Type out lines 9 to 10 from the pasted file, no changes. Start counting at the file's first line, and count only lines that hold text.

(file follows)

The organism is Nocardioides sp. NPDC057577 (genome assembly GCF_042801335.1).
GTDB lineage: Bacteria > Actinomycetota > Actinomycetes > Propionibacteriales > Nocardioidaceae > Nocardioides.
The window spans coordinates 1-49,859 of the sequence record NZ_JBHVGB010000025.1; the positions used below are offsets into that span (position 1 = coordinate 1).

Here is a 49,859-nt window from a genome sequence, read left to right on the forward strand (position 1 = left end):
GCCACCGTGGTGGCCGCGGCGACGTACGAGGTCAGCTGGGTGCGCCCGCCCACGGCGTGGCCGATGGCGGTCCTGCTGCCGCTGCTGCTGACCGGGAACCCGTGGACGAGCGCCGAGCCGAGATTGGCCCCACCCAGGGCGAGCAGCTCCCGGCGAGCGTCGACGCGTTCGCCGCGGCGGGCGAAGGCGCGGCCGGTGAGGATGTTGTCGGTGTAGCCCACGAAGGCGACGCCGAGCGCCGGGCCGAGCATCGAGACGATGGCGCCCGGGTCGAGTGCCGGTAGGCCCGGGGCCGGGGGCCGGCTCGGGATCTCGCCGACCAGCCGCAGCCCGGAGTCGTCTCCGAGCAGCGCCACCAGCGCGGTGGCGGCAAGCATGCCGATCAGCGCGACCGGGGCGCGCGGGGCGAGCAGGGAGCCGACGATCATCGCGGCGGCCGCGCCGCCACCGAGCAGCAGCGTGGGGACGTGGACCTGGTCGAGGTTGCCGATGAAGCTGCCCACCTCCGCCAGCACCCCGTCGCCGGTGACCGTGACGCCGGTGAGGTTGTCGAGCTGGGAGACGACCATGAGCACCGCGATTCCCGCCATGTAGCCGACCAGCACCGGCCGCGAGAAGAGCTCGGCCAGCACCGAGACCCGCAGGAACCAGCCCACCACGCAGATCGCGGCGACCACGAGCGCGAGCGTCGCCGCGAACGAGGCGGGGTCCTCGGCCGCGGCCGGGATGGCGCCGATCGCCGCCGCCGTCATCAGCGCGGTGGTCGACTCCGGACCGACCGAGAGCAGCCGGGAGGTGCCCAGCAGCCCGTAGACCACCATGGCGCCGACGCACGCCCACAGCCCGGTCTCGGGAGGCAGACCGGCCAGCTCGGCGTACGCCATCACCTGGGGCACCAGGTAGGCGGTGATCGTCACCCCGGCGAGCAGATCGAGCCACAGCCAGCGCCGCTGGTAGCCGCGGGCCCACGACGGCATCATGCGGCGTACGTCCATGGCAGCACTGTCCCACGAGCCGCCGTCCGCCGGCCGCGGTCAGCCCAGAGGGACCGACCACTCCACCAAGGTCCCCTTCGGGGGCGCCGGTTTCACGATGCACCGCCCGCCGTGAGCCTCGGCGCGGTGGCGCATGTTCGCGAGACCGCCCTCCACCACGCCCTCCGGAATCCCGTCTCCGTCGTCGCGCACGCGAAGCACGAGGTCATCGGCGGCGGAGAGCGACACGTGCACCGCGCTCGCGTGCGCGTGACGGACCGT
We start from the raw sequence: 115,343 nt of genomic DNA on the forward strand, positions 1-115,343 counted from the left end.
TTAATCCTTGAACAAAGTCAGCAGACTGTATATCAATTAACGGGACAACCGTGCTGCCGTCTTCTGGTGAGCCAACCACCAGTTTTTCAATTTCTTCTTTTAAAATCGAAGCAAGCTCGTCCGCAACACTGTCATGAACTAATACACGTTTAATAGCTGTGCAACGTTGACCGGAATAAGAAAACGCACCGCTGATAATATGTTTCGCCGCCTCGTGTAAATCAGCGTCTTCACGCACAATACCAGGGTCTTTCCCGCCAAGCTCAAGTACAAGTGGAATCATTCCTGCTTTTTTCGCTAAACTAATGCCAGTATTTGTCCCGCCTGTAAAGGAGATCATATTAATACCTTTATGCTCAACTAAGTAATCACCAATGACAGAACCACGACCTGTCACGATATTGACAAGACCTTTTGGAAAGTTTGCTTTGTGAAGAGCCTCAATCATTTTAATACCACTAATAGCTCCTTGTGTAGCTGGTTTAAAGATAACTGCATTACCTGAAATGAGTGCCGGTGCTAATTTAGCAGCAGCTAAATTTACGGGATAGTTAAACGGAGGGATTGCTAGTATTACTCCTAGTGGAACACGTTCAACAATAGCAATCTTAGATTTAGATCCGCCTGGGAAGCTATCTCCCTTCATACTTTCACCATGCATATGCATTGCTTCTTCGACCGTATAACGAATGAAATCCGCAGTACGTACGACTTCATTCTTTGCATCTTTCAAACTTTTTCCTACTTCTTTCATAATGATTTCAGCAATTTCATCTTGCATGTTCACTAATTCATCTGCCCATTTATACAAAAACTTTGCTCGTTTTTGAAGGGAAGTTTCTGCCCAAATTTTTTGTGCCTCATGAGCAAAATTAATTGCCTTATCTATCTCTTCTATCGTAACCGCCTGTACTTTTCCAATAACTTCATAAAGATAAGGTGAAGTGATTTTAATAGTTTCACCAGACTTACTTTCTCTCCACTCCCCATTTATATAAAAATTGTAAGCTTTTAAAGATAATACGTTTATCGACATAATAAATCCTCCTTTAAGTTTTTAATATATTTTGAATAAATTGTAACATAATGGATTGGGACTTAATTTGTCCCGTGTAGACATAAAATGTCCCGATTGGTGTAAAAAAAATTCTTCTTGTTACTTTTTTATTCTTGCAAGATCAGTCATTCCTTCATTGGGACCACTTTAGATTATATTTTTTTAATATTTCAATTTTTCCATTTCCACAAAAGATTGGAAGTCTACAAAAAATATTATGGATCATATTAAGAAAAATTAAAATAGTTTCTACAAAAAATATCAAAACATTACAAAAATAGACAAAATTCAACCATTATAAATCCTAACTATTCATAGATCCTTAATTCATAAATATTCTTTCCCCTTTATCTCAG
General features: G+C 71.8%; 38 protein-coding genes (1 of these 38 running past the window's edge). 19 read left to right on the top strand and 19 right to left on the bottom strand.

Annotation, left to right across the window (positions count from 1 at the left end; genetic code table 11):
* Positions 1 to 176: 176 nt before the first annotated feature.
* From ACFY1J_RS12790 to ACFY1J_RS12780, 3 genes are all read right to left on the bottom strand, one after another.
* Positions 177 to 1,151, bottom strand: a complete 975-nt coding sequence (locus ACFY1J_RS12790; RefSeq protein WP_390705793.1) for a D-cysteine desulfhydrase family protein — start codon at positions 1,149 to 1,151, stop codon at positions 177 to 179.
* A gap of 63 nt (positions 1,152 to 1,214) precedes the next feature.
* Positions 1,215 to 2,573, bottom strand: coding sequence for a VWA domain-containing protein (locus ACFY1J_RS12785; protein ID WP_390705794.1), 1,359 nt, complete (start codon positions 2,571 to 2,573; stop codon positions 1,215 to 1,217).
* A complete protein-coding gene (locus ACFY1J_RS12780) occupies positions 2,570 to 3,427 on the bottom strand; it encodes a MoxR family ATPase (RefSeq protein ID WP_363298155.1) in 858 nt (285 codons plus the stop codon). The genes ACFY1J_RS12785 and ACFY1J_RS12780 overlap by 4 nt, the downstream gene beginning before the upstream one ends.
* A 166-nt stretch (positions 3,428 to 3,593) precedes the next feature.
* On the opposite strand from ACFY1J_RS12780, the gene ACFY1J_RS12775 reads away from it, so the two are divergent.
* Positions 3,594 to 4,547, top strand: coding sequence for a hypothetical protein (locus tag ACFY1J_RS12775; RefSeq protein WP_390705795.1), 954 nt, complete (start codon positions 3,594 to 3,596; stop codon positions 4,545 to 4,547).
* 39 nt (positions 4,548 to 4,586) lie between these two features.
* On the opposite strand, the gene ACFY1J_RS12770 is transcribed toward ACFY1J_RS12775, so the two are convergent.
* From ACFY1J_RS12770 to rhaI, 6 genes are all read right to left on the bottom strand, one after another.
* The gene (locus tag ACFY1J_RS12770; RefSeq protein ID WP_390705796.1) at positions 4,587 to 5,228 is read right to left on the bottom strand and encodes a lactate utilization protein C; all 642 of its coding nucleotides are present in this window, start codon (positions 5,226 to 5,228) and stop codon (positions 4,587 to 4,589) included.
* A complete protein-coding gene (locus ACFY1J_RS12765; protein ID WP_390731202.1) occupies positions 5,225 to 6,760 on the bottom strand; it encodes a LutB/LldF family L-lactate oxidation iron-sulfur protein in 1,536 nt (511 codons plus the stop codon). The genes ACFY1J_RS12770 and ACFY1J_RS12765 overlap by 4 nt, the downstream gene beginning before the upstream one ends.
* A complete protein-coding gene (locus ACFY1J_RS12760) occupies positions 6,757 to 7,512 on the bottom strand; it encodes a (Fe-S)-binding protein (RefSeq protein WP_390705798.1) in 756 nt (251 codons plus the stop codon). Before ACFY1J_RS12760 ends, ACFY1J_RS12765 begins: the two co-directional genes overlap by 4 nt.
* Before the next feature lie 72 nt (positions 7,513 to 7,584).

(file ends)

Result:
Annotation, left to right across the window (positions count from 1 at the left end; genetic code table 11):
* Positions 1 to 176: 176 nt before the first annotated feature.